La Gourmandine opened its doors in June 2010, and the hard work began to pay off almost immediately. “Our cases emptied out pretty quickly every day. Nothing is out of the box. It takes a lot of time to make, so when there is no more, there is no more.”
Like Jean-Marc, Fabien works 12-hour days, seven days a week. “It got too big for just me, but it’s a good problem to have. We realized that one or two people working was not enough, so we added people out in front.”
La Gourmandine is a true artisan bakery, where each dessert, pastry and loaf of bread is handcrafted from scratch and baked fresh daily. Yet simplicity is Fabien’s signature style. “I grew up in the countryside, where we keep pastries as simple as possible.”
Fabien focuses on breads, croissants and danish, and because everything is homemade, the varieties are endless. Get your daily carb fix with their baguettes, buckwheat bread with raisins and walnuts), pain aux cereales (sesame, flax and sunflower seeds), black olive focaccia, ciabatta and country sourdough. Sink your sweet tooth into their patisseries, viennoiserie, and special petits fours such as the Marquise (dark chocolate mousse with crème brûlée and crispy caramel), assorted fruit tartelettes, mini eclairs, and Paris Brest (choux dough filled with a praline-flavored cream).
Fabien travels back to France often but the Moreaus have no plans to leave Pittsburgh. “I like this kind of city,” Fabien comments. “The people are really friendly and it’s a good place to raise a family.”
Look for the opening of La Gourmandine’s second location at 300 Cochran Road in Mt. Lebanon within the next few weeks.
La Gourmandine is located at 4605 Butler Street in Lawerenceville. Contact them at 412.682.2210 or firstname.lastname@example.org.
Gaby et Jules, Squirrel Hill
Authentic French food lovers in Pittsburgh know about the award-winning Paris 66 in East Liberty. After owners Frederic and Lori Rongier opened a patisserie inside the restaurant, it immediately started getting accolades of its own. “This opened my eyes to the realization that Pittsburgh had a need for a French patisserie,” Frederic says.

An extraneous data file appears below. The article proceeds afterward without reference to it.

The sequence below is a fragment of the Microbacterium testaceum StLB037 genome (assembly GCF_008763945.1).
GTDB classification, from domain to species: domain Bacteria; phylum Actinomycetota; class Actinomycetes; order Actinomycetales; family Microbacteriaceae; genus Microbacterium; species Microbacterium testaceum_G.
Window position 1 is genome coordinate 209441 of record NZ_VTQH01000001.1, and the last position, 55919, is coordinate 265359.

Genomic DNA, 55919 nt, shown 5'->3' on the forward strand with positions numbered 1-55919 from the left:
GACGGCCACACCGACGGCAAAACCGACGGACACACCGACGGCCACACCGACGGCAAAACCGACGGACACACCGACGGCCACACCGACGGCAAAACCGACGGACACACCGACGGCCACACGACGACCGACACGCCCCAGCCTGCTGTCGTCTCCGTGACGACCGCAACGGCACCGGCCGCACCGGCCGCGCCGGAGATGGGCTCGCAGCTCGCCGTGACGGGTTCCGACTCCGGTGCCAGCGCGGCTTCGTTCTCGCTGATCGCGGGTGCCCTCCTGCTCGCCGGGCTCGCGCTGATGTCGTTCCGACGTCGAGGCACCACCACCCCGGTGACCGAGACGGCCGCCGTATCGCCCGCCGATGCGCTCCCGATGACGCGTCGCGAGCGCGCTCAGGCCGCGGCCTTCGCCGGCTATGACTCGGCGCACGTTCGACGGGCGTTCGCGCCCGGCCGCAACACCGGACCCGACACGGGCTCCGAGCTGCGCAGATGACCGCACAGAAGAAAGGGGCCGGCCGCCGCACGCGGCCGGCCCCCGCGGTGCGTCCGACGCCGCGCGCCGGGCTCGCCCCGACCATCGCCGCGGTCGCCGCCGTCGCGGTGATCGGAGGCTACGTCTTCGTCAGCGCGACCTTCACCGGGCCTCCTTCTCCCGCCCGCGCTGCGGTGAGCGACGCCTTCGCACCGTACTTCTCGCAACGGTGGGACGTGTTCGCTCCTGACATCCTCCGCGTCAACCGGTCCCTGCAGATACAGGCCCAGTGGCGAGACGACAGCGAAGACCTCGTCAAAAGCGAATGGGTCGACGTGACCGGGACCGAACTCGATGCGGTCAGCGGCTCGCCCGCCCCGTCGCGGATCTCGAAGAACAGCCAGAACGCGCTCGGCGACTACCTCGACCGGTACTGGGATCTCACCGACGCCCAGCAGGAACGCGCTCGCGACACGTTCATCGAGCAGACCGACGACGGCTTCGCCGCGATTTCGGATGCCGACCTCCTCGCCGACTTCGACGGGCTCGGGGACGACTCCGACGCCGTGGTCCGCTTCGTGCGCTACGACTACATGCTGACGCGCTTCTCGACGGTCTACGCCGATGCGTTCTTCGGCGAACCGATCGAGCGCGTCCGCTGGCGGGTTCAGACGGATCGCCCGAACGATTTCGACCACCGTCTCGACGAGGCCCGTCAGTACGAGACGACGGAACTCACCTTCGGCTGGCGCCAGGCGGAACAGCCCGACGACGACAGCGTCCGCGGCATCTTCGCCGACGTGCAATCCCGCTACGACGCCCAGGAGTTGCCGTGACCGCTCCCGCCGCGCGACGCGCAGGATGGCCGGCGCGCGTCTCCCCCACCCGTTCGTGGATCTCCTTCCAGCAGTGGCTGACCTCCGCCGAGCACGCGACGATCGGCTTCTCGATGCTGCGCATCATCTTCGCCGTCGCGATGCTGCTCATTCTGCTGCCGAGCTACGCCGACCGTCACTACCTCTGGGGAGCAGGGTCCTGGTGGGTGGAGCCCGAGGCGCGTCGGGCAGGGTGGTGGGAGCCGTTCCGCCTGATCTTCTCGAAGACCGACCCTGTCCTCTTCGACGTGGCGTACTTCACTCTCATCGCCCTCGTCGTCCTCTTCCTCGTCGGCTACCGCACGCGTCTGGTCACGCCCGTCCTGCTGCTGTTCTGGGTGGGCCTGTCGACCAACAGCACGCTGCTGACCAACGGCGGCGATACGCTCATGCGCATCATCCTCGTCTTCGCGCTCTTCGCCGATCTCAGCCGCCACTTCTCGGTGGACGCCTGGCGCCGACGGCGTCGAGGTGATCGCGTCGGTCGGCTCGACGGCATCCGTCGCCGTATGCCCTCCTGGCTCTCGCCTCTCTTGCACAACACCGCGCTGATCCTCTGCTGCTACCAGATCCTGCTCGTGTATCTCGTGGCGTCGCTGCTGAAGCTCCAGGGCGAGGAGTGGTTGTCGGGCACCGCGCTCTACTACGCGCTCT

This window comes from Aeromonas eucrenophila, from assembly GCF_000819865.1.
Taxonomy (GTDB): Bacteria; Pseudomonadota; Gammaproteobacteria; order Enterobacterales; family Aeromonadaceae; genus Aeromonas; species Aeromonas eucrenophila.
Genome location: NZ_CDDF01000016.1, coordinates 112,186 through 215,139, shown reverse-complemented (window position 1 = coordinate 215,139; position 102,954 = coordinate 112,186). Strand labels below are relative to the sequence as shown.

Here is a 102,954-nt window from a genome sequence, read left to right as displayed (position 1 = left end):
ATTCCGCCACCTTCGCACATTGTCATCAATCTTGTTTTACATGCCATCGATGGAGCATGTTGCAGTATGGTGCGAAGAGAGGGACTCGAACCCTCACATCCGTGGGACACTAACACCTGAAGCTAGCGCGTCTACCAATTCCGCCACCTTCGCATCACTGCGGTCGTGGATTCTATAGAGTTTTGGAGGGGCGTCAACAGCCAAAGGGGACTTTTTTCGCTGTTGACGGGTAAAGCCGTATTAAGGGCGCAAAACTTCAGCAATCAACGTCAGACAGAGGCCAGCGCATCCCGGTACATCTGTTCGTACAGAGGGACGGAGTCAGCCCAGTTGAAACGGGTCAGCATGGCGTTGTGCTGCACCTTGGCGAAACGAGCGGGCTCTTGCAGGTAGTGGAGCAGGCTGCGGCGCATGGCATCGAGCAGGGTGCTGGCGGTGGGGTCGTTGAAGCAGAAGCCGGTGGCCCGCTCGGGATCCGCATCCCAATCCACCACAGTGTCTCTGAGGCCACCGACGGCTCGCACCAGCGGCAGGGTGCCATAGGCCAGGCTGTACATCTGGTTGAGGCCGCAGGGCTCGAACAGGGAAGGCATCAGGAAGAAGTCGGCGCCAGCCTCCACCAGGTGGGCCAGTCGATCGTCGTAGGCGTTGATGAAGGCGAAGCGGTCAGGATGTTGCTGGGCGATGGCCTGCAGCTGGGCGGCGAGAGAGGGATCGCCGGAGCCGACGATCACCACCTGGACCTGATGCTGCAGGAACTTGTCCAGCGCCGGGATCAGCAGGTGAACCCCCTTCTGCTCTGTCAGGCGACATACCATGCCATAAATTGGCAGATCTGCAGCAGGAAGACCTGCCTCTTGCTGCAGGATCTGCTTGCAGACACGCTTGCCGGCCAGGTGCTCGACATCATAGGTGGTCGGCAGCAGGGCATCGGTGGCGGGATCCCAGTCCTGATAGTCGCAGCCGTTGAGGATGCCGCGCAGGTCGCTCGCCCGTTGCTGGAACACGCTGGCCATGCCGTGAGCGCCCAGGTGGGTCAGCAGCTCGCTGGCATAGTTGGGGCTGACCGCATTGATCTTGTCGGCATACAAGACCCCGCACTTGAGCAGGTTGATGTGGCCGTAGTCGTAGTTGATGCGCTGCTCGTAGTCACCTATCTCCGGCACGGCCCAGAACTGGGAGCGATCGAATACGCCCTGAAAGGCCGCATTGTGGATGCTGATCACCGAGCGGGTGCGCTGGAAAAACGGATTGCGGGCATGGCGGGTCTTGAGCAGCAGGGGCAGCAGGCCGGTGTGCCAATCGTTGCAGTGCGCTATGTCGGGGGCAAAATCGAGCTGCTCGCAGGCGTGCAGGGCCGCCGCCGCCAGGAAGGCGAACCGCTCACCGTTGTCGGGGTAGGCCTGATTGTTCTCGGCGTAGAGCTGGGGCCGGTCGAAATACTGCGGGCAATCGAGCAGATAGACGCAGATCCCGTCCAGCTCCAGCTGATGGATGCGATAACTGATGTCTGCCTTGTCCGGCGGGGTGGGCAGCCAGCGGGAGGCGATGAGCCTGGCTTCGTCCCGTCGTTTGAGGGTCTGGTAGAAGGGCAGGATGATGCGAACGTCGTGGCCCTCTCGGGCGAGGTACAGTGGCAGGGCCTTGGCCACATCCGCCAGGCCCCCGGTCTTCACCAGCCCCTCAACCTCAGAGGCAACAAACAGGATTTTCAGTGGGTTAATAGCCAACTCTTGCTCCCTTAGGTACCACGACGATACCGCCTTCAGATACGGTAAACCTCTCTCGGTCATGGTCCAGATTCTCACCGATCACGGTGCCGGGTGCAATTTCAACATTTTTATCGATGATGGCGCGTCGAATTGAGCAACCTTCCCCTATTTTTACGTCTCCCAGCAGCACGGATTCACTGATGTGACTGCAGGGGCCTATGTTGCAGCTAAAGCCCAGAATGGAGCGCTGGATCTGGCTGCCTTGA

Gaby et Jules opened in August 2013 in Squirrel Hill. The Rongiers brought in award-winning master pastry chef David Piquard from the Alsace-Lorraine region of France. One look inside their sparkling glass vitrines, and it’s easy to why this was a good move. Piquard’s edible creations are works of fine art. The pièce de résistance is—you guessed it—macarons.
“David has perfected the recipe,” Frederic shares. “He eats, sleeps and breathes macarons.” The shop offers 17 flavors, as well as a new flavor every month. Every ingredient is premium: French lavender from Provence, sea salt from Guérande, vanilla beans from Madagascar.
“David works for weeks to get exactly the right look, feel and structure, as well as the complex yet subtle flavor that our customers tell us is unique. After that, it’s a four-day process just to make them.”
I suggest you run—not walk—to Gaby et Jules before September ends because, trust me, you don’t want to miss this month’s macaron called “The Pittsburgh.” Once there, take a guess at what flavors comprise this black and yellow confection. “We will not say the flavor. We are keeping it a secret, and are asking our clients to tell us what it is,” Frederic explains. “The taste is going to transport you to Paris.”
The shop is Piquard’s creativity lab, where he constantly tests out new sensations. Currently, he’s taking the macaron concept from appetizer to dessert. “We have varieties that are not sweet—flavors like foie gras, salmon and champagne.” But if you want sweet, you’ve got it: cakes, pralines, eclairs, napoleons and tartes to die for. Their breads are divine as well.
Gaby et Yules’ décor is ultra-moderne. From its glossy red façade and spotless white-marble counters to the exquisite product packaging, it oozes class. Exceptional customer service is de riguer. “When you come in, we don’t give you your bag over the counter,” Frederic explains. “We go around the counter and hand it to you. Pittsburghers deserve the best.”
And what’s next for G&Y in Pittsburgh? They’re slated to open another location right downtown before year end, just in time for holiday party prep and gift-giving.
The experience of shopping at Gaby et Jules, Frederic says, is “exactly what you will have when you are on the Champs-Elysées.” With that comment, he proved my point at the start of this article. Yes, you can get authentic French temptations locally.